and also…maybe nothing should be off limits to criticism, and maybe criticism =/= kink-shaming… and maybe we’re individuals, but also, products and producers of culture… and maybe agency and autonomy are a bit more complicated than we think they are…


May 232015

A relaxing soak in the tub — that’s a thing normal people do with free time.

Without the stress of potential career collapse, for the first time in over a decade, I have free time. I’m glad, but if the past few weeks are any indication, I have absolutely no idea what to do with it (or myself).

I also have a bath tub. It’s beautiful — big enough for two, deep enough to drown in, with bubble jets, water jets, and a thermostat — but it’s completely wasted on me. I haven’t used it in well over a year, so it needed a thorough scrubbing to remove a year’s worth of dust, cobwebs, and whatever creepy crawlies that might have taken up residence in the plumbing. I cleaned every accessible surface, poured a healthy dose of liquid bleach into the intakes and returns, and scrubbed until it sparkled.

While it filled with scalding hot water, I rummaged around and found a floral smelling bath ball thing to toss in, (long ago, I learned that bubble bath + water jets = a very bad idea), and I eased into the water. During an episode of Louie (I am incapable of just sitting there), I struggled to find a balance between the hum and gurgle of the jets, the iPad volume, and the echo in the room. During the second episode, I engaged in brisk exfoliation with an extra gentle human sander loofah thingy. That felt productive, but I got out before the episode was over — I had nothing else to do and I dislike being still unless I’m doing something.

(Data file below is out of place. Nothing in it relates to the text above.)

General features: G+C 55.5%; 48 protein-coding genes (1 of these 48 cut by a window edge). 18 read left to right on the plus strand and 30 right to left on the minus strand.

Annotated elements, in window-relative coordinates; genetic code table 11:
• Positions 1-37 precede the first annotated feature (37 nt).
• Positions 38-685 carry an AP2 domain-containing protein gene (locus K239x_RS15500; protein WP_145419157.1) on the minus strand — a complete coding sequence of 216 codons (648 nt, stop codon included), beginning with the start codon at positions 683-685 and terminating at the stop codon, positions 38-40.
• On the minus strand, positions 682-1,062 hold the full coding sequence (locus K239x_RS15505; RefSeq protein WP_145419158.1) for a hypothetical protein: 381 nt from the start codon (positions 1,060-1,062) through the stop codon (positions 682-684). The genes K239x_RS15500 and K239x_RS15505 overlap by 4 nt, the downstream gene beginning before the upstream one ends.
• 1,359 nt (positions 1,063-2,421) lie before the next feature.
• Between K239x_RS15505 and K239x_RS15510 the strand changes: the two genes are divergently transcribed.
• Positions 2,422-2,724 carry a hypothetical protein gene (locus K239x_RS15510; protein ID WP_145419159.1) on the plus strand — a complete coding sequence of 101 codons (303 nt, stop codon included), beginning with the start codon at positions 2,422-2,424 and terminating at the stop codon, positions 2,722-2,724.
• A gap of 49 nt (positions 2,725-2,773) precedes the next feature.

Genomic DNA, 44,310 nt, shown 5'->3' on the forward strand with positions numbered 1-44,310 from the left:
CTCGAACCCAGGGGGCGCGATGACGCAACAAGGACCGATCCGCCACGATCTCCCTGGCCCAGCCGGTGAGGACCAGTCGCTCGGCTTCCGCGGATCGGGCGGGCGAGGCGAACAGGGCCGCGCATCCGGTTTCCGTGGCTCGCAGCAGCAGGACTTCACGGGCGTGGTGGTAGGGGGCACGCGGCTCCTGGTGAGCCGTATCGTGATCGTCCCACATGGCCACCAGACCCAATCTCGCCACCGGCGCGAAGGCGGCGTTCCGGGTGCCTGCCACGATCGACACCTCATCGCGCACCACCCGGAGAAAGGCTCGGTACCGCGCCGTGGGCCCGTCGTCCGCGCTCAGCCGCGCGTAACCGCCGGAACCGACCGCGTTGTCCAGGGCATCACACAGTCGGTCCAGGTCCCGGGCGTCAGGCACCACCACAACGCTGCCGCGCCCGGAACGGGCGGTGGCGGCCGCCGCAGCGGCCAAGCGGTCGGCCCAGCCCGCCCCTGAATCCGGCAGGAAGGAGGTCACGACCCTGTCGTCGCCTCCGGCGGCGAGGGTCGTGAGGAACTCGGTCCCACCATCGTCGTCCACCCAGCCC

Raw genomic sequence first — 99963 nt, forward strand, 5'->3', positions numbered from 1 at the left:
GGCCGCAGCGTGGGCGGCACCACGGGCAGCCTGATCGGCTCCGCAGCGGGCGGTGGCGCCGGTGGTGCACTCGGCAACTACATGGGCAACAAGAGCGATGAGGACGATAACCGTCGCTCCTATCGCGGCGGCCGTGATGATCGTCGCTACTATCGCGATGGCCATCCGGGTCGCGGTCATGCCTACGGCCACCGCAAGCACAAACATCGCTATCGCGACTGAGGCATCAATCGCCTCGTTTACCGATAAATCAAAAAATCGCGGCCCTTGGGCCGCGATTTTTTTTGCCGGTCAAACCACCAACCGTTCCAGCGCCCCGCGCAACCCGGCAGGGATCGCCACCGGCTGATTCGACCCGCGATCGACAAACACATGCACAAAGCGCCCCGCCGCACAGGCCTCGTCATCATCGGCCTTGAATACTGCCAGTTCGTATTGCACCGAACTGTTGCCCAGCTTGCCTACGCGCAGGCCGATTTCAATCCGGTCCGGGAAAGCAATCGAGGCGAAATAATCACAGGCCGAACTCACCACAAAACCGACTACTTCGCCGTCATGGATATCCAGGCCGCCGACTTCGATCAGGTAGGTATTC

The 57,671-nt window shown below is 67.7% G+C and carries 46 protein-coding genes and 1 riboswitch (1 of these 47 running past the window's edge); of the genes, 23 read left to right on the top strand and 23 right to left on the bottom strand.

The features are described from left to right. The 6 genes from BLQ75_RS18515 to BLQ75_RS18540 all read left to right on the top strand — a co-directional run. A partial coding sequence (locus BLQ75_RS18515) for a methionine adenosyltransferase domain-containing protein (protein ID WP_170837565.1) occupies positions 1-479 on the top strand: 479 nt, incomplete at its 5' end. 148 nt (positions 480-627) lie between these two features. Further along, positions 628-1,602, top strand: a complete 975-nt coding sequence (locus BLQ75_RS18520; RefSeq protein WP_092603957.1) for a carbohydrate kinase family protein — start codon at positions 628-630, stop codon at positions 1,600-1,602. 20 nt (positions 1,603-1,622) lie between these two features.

It’s been an hour since then and my skin still looks freshly scrubbed and pink in places. By “freshly scrubbed,” I mean excessively scrubbed. By “pink,” I mean irritated.

I’m thinking I should have run water through the system to flush out the bleach before I filled the tub. I didn’t think of that. Instead, I sat in a scalding hot, self-agitating mild bleach solution for almost an hour while I scrubbed my skin raw.

I do feel like a new woman… mostly because I burned off the outermost layer of the old one.

So fucking relaxing.

May 212015
we move in oblong orbits
our distance inconsistent
over time
increasing space
reduces gravity

“Animation of the moon phases / Lunar libration with Phase 2” by Tomruen, (2005). Image released into the public domain.
May 192015

kinkbnb-logo-leather-pride-flag-2KinkBNB’s logo is terrible.

First, and perhaps most egregious, is their use of Impact font — popularized by LOLcats, the typeface has been the standard for image macros and internet memes for the past decade. Impact font…. seriously? Like, were there no other simple sans-serif typefaces they could have chosen?

While I can’t imagine the logic (if any) behind that choice, KinkBNB’s allusion to the Leather Pride Flag is as subtle as a sledgehammer (or perhaps, as subtle as a spanking).

It would be disingenuous to say I carry no purposeful, physical markings of cultural identity, but I prefer to think of them as aesthetic choices rather than ideological ones. They are about appearance — not about identity or affinity[1]. While you won’t find a triskellion, venus, or other membership/pride emblem on my person, my automobile bumper, or my online identity, I absolutely recognize their meaning and value (even if they aren’t all that important to me).